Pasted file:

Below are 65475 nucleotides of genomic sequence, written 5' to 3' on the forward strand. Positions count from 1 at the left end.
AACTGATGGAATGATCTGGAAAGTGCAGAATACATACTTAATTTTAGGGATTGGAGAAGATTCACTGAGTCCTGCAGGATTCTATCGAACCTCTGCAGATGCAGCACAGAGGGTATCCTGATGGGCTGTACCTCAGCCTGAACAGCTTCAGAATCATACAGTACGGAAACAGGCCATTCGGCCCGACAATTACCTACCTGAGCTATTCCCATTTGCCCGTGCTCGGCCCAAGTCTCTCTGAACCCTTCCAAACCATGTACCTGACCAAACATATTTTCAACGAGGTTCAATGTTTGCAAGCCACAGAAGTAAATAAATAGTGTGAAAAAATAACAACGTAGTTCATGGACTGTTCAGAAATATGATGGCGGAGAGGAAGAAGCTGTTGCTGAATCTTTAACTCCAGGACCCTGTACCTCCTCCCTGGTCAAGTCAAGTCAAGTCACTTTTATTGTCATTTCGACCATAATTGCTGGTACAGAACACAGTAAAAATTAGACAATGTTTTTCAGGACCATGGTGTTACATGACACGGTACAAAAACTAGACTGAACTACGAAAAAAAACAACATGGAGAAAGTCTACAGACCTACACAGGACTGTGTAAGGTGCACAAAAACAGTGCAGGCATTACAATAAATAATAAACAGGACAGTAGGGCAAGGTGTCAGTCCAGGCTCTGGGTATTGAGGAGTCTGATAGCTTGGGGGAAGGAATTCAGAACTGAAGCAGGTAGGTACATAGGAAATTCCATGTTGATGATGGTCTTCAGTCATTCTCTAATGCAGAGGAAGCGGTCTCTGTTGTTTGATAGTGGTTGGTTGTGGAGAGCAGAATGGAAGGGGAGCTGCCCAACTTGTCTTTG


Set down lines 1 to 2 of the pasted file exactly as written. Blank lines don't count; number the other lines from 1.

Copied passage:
Below are 65475 nucleotides of genomic sequence, written 5' to 3' on the forward strand. Positions count from 1 at the left end.
AACTGATGGAATGATCTGGAAAGTGCAGAATACATACTTAATTTTAGGGATTGGAGAAGATTCACTGAGTCCTGCAGGATTCTATCGAACCTCTGCAGATGCAGCACAGAGGGTATCCTGATGGGCTGTACCTCAGCCTGAACAGCTTCAGAATCATACAGTACGGAAACAGGCCATTCGGCCCGACAATTACCTACCTGAGCTATTCCCATTTGCCCGTGCTCGGCCCAAGTCTCTCTGAACCCTTCCAAACCATGTACCTGACCAAACATATTTTCAACGAGGTTCAATGTTTGCAAGCCACAGAAGTAAATAAATAGTGTGAAAAAATAACAACGTAGTTCATGGACTGTTCAGAAATATGATGGCGGAGAGGAAGAAGCTGTTGCTGAATCTTTAACTCCAGGACCCTGTACCTCCTCCCTGGTCAAGTCAAGTCAAGTCACTTTTATTGTCATTTCGACCATAATTGCTGGTACAGAACACAGTAAAAATTAGACAATGTTTTTCAGGACCATGGTGTTACATGACACGGTACAAAAACTAGACTGAACTACGAAAAAAAACAACATGGAGAAAGTCTACAGACCTACACAGGACTGTGTAAGGTGCACAAAAACAGTGCAGGCATTACAATAAATAATAAACAGGACAGTAGGGCAAGGTGTCAGTCCAGGCTCTGGGTATTGAGGAGTCTGATAGCTTGGGGGAAGGAATTCAGAACTGAAGCAGGTAGGTACATAGGAAATTCCATGTTGATGATGGTCTTCAGTCATTCTCTAATGCAGAGGAAGCGGTCTCTGTTGTTTGATAGTGGTTGGTTGTGGAGAGCAGAATGGAAGGGGAGCTGCCCAACTTGTCTTTG